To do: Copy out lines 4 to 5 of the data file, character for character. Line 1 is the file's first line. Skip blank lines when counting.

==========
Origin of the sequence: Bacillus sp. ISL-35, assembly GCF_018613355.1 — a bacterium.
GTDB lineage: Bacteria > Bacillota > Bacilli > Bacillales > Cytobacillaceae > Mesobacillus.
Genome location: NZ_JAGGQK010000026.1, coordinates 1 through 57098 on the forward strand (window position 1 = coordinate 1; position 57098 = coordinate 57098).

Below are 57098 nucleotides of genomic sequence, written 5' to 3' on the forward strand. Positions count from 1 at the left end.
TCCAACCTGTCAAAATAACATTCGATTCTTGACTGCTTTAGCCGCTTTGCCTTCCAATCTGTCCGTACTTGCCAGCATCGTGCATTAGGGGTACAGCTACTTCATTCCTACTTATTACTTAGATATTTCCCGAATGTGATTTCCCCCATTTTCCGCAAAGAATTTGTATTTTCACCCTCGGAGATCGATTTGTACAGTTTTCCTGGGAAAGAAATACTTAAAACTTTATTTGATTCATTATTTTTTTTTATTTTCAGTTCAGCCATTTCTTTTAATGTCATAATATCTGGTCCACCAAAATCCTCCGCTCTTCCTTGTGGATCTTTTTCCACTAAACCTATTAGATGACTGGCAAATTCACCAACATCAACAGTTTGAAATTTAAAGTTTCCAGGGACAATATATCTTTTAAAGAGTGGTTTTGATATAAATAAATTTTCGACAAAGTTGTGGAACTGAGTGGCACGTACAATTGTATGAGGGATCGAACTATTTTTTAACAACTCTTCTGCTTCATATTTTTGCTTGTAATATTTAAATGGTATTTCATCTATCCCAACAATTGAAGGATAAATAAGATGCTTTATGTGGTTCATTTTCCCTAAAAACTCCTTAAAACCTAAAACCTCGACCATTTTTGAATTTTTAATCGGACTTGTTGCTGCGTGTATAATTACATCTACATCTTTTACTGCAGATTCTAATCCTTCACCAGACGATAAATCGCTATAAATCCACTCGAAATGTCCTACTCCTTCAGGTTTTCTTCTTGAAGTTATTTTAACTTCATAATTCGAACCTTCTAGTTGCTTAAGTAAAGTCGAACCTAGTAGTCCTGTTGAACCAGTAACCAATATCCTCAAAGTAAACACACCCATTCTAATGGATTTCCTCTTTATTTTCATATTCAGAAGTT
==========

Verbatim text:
Below are 57098 nucleotides of genomic sequence, written 5' to 3' on the forward strand. Positions count from 1 at the left end.
TCCAACCTGTCAAAATAACATTCGATTCTTGACTGCTTTAGCCGCTTTGCCTTCCAATCTGTCCGTACTTGCCAGCATCGTGCATTAGGGGTACAGCTACTTCATTCCTACTTATTACTTAGATATTTCCCGAATGTGATTTCCCCCATTTTCCGCAAAGAATTTGTATTTTCACCCTCGGAGATCGATTTGTACAGTTTTCCTGGGAAAGAAATACTTAAAACTTTATTTGATTCATTATTTTTTTTTATTTTCAGTTCAGCCATTTCTTTTAATGTCATAATATCTGGTCCACCAAAATCCTCCGCTCTTCCTTGTGGATCTTTTTCCACTAAACCTATTAGATGACTGGCAAATTCACCAACATCAACAGTTTGAAATTTAAAGTTTCCAGGGACAATATATCTTTTAAAGAGTGGTTTTGATATAAATAAATTTTCGACAAAGTTGTGGAACTGAGTGGCACGTACAATTGTATGAGGGATCGAACTATTTTTTAACAACTCTTCTGCTTCATATTTTTGCTTGTAATATTTAAATGGTATTTCATCTATCCCAACAATTGAAGGATAAATAAGATGCTTTATGTGGTTCATTTTCCCTAAAAACTCCTTAAAACCTAAAACCTCGACCATTTTTGAATTTTTAATCGGACTTGTTGCTGCGTGTATAATTACATCTACATCTTTTACTGCAGATTCTAATCCTTCACCAGACGATAAATCGCTATAAATCCACTCGAAATGTCCTACTCCTTCAGGTTTTCTTCTTGAAGTTATTTTAACTTCATAATTCGAACCTTCTAGTTGCTTAAGTAAAGTCGAACCTAGTAGTCCTGTTGAACCAGTAACCAATATCCTCAAAGTAAACACACCCATTCTAATGGATTTCCTCTTTATTTTCATATTCAGAAGTT